A new chef in the Mavro kitchen: Paul Feng
A native New Yorker, Paul Feng made the move to Honolulu for the same reason lots of people do—he married someone from Oahu.
“All I really wanted to do was a stage,” says Feng, sitting in the Chef Mavro dining room on Sunday to speak with me on his day off. “Take a look around and take it kind of slow.” Within weeks he was chef de cuisine at Hawaii’s highest-rated restaurant.
As a former sous chef at Floyd Cardoz’s groundbreaking Tabla in New York (the restaurant sadly closed in December 2010 and Cardoz is on Top Chef Masters 3), chef de cuisine at Wolfgang Puck’s San Francisco landmark Postrio (also closed), and opening executive chef of San Francisco’s Swell, it’s not surprising that Feng got snapped up.
In an extreme case of it’s-a-small-world syndrome, Feng has a childhood friend who lives here. And that friend, psychiatrist Michael Chang, just happens to be a neighbor of George Mavrothalassitis and his wife Donna Jung. Chang passed Feng’s resume to Jung. A little while later Feng met with chef de cuisine Kevin Chong. “He said to come in any time,” says Feng.
In the meantime, Chong accepted a position as executive sous chef of Disney Aulani, after a fruitful six-year run as Mavro’s chef de cuisine, garnering two James Beard Award nominations along the way. Shortly thereafter, Feng got hired.
For the last two months, Feng has been learning the Mavro way, and even held down the fort while Mavrothalassitis and Jung journeyed to the chef’s ancestral home of Symi, a Greek island. He and Mavro are just starting to collaborate in the kitchen, and you’ll get to taste the results with the unveiling of the summer menu on June 21.
I for one can’t wait to try the creations of what sounds like a harmonious relationship. “We have a lot of things in common,” Feng says of Mavrothalassitis. “We both feel less is more. Simplicity and flavor is the way to go. Chef doesn’t feel his food needs the ‘bs’ and that’s exactly the way I feel.”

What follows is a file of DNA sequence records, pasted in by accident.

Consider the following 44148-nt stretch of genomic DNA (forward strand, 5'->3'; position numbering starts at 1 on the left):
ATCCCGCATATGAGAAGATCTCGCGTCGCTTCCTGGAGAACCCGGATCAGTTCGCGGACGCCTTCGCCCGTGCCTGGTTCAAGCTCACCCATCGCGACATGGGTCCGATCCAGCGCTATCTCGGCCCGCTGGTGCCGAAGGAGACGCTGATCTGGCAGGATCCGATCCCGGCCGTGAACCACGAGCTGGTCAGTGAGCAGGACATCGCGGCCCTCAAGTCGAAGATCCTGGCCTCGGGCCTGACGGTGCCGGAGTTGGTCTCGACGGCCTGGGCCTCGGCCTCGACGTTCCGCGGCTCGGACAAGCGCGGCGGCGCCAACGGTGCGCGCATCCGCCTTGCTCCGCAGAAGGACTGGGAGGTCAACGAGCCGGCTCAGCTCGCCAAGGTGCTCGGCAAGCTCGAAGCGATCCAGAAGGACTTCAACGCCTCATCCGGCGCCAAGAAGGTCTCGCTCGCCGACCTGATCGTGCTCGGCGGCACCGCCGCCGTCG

Right now, Feng’s priority is setting up the kitchen staff. “I have to make sure we have the same focus.” And in turn the tightknit crew is helping the new arrival in his crash course on local food and culture.
Pastry chef Perry Ho took Feng fishing at Bamboo Ridge recently. “I didn’t know how to cast, so the weight went right into the water,” laughs Feng as he describes the day. “I really didn’t do any outdoorsy stuff coming from New York, so this is all new to me … wearing slippers.”
But being married to McKinley graduate Ivy Leung, he’s learning fast. Young’s father owns the Pearl City staple Wah Kung restaurant, where Feng got his first taste of cake noodle. “I liked it a lot,” he says. “I love pretty much everything. Aside from my cooking I totally enjoy simple street food … Zippy’s is awesome.”
Mavrothalassitis believes change is always good, and Feng doesn’t take his mantle as chef de cuisine at Chef Mavro lightly. “I’m definitely lucky by all accounts. I’m very, very happy. Especially in this economic climate. I knew it would be a challenge to find work, but I just concentrated on everything there is to learn about local cuisine and food culture. In my wildest dreams I didn’t expect to be in this situation of, pow you’re working.”